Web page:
Swift 3 introduced finer-grained control over what can access what in your code.
The addition of 2 keywords made things less obvious, however. Here is a
cheatsheet to help with the transition:

Swift 3 access control keywords

  • Private: Entity can only be accessed within the same scope it was defined
    in. A private class can only be subclassed by another private class defined
    in the same scope.
  • File private: Entity can only be accessed within the same file. You can
    subclass fileprivate classes and override their fileprivate methods and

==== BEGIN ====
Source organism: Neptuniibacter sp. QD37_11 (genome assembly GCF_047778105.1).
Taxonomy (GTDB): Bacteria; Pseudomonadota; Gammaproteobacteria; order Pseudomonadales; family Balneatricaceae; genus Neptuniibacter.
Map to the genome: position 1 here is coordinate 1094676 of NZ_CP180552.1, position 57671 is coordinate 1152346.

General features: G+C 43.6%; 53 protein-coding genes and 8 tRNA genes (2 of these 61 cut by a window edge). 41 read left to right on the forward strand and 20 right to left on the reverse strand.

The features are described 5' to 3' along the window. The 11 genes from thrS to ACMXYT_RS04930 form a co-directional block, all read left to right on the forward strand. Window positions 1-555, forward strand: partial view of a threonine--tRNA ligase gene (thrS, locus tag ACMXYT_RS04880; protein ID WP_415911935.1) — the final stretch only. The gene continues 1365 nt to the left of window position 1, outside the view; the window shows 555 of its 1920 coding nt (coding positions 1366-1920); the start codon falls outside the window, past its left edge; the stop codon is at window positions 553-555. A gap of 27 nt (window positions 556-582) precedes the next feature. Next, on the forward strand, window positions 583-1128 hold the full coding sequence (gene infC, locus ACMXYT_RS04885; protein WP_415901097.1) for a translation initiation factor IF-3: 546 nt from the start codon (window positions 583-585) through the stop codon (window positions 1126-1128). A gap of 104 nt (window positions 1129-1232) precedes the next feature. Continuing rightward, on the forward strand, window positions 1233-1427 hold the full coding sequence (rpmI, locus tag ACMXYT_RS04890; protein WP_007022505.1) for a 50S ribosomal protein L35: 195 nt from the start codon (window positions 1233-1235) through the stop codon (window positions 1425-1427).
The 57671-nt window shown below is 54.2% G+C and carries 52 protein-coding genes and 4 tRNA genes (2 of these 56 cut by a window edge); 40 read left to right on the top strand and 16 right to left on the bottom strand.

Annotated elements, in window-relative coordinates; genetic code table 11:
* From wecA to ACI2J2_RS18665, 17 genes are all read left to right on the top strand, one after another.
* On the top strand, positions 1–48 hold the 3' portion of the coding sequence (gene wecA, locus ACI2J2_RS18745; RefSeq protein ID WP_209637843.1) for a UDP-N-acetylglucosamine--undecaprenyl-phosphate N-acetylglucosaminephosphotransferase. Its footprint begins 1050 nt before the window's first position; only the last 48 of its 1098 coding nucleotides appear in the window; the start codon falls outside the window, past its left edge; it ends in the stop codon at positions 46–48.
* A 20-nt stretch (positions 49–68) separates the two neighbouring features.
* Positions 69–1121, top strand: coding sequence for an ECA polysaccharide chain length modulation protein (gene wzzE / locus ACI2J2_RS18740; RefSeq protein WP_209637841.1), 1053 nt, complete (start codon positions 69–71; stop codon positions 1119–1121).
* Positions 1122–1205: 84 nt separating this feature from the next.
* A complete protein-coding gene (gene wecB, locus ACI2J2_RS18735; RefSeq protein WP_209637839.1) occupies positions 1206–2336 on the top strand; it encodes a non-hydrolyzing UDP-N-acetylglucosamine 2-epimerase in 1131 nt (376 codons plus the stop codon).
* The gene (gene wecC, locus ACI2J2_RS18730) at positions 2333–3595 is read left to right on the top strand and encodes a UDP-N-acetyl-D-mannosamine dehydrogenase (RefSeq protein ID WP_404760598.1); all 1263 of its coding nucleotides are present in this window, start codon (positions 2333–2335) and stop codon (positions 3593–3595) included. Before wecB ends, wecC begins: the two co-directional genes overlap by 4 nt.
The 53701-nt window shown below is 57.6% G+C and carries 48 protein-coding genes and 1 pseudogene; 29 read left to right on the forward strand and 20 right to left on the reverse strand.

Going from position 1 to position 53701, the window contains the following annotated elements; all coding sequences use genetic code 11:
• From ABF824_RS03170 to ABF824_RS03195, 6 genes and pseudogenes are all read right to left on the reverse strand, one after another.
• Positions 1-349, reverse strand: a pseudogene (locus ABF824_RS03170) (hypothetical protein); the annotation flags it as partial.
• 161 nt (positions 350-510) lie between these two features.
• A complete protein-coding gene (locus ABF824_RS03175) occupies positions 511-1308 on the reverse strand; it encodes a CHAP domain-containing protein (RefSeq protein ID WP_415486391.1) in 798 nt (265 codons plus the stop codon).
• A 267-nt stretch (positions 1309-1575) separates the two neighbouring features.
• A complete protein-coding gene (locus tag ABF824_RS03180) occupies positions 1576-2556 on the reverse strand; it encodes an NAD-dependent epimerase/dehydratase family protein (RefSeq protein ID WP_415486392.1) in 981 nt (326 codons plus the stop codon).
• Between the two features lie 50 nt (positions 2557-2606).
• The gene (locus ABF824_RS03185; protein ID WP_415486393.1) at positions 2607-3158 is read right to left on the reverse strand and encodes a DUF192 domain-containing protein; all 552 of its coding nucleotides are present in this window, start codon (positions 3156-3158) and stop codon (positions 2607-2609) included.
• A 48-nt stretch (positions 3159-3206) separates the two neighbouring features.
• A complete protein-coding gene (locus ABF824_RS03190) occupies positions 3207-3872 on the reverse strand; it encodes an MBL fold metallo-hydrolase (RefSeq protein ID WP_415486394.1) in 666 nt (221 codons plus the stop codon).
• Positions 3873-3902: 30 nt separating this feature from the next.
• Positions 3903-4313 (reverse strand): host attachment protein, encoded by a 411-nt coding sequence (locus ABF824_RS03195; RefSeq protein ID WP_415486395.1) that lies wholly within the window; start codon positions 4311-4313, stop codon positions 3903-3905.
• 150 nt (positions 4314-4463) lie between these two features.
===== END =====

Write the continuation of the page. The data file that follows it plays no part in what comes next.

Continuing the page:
properties.
  • Internal: Entity can only be accessed within the same module, i.e. app or
    framework target. This is the default if no access keyword is specified. You
    can subclass classes and override their non-private methods and properties.
  • Public: Entity can be accessed from within other modules. Classes cannot
    be subclassed.
  • Open: Entity can be accessed from within other modules. Classes can be
    subclassed in other modules if they are marked as open. Each method and
    property needs to be marked as open to be overrideable in subclasses.